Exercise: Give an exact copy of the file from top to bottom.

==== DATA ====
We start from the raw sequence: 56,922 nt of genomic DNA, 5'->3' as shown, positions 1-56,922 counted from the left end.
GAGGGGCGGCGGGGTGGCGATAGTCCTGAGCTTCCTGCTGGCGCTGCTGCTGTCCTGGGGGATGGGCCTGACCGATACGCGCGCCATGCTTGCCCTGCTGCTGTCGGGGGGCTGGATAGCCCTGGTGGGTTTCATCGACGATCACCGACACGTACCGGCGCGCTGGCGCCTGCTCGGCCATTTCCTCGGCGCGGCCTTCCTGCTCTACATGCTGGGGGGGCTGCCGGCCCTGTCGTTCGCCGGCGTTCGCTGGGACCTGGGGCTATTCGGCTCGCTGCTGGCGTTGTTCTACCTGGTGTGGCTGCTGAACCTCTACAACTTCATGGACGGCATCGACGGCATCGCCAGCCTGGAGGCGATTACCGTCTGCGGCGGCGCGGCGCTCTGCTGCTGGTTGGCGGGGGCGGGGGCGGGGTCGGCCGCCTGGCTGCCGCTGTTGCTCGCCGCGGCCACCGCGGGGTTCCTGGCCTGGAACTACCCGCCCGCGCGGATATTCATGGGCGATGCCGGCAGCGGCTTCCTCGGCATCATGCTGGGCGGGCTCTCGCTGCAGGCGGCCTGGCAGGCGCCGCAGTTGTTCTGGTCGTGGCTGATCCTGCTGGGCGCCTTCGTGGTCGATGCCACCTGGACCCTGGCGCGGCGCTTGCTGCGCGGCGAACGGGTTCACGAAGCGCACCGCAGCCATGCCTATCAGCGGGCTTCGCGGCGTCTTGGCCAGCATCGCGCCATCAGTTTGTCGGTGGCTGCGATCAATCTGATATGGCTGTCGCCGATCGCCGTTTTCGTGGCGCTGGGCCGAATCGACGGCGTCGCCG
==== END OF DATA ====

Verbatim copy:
We start from the raw sequence: 56,922 nt of genomic DNA, 5'->3' as shown, positions 1-56,922 counted from the left end.
GAGGGGCGGCGGGGTGGCGATAGTCCTGAGCTTCCTGCTGGCGCTGCTGCTGTCCTGGGGGATGGGCCTGACCGATACGCGCGCCATGCTTGCCCTGCTGCTGTCGGGGGGCTGGATAGCCCTGGTGGGTTTCATCGACGATCACCGACACGTACCGGCGCGCTGGCGCCTGCTCGGCCATTTCCTCGGCGCGGCCTTCCTGCTCTACATGCTGGGGGGGCTGCCGGCCCTGTCGTTCGCCGGCGTTCGCTGGGACCTGGGGCTATTCGGCTCGCTGCTGGCGTTGTTCTACCTGGTGTGGCTGCTGAACCTCTACAACTTCATGGACGGCATCGACGGCATCGCCAGCCTGGAGGCGATTACCGTCTGCGGCGGCGCGGCGCTCTGCTGCTGGTTGGCGGGGGCGGGGGCGGGGTCGGCCGCCTGGCTGCCGCTGTTGCTCGCCGCGGCCACCGCGGGGTTCCTGGCCTGGAACTACCCGCCCGCGCGGATATTCATGGGCGATGCCGGCAGCGGCTTCCTCGGCATCATGCTGGGCGGGCTCTCGCTGCAGGCGGCCTGGCAGGCGCCGCAGTTGTTCTGGTCGTGGCTGATCCTGCTGGGCGCCTTCGTGGTCGATGCCACCTGGACCCTGGCGCGGCGCTTGCTGCGCGGCGAACGGGTTCACGAAGCGCACCGCAGCCATGCCTATCAGCGGGCTTCGCGGCGTCTTGGCCAGCATCGCGCCATCAGTTTGTCGGTGGCTGCGATCAATCTGATATGGCTGTCGCCGATCGCCGTTTTCGTGGCGCTGGGCCGAATCGACGGCGTCGCCG